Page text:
The Burundian government has announced the killing of at least 22 of its citizens identified as “wrongdoers” in the hills overlooking the main city of Bujumbura. They claim to have killed them last week in what was described as violence linked to a presidential election scheduled for May.
According to comments by the authorities, 2 members of the police force were killed. However, 6 of the people who carried out the attacks were captured. This announcement which was made on Tuesday, 25th of February, 2020 is nothing short of human rights abuse.
“Wrongdoers took advantage of this electoral period thinking people are distracted,” a statement by police spokesman Pierre Nkurikiye, on the state broadcaster RTNB reads. The spokesman also said that “the population should remain calm because security officers are ensuring the country’s security.”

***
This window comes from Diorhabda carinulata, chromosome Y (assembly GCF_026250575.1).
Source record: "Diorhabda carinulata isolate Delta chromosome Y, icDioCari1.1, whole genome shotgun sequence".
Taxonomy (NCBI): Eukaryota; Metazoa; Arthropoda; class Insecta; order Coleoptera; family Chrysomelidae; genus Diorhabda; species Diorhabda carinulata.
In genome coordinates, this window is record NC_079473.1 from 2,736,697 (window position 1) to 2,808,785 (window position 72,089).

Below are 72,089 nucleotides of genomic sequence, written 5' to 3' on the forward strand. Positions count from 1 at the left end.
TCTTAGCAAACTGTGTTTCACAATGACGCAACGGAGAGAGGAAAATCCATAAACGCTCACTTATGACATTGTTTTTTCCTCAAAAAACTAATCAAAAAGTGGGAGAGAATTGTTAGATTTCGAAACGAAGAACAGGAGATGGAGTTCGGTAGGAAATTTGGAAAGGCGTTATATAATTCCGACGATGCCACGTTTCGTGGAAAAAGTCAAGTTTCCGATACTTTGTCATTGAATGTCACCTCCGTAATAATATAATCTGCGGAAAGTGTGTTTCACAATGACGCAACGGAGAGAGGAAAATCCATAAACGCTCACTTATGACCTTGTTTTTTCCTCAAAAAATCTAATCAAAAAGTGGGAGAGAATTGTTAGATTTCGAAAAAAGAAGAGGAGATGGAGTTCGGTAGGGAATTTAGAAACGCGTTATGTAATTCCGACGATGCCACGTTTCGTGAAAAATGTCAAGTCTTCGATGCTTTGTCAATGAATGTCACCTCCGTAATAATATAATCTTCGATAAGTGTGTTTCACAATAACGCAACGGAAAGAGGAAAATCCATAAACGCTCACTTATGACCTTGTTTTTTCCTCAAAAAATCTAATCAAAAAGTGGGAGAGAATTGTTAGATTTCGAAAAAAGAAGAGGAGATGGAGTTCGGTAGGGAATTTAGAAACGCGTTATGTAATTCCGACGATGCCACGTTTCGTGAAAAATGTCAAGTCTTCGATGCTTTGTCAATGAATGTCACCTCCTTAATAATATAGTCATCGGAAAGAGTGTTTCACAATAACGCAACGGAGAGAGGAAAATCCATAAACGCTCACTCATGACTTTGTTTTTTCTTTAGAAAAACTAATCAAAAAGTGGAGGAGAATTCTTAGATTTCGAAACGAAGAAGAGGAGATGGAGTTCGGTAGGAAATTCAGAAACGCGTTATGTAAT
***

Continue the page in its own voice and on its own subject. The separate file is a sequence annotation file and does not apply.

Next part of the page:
The election in May will see the appointment of a successor to the current President, Pierre Nkurunziza. Nkurunziza was a former rebel leader who has held power since 2005 and his three terms in office have been characterised by periodic violence. The international community has constantly accused his government of human rights abuses, but it always denies the allegations.
In April 2015, president Nkurunziza made a decision to run for a 3rd unconstitutional term. A report by Crisis Group indicates that the President’s move sparked massive protests in the country against a decision that undermines the supremacy of the Burundian constitution with the government being violent and oppressive.
The civil unrest gradually deteriorated into conflicts that had become difficult to resolve, affecting both the economy and living conditions of Burundians. About 400, 000 people have been estimated to have fled the African country. All these challenges are peculiar to this government because of its non-inclusive nature. But the Crisis Group is seeking a reduction on the risk of civil war, mass atrocities and regional proxy conflict. They are also advocating for a credible, internationally-mediated national dialogue and a return to inclusive constitutional rule.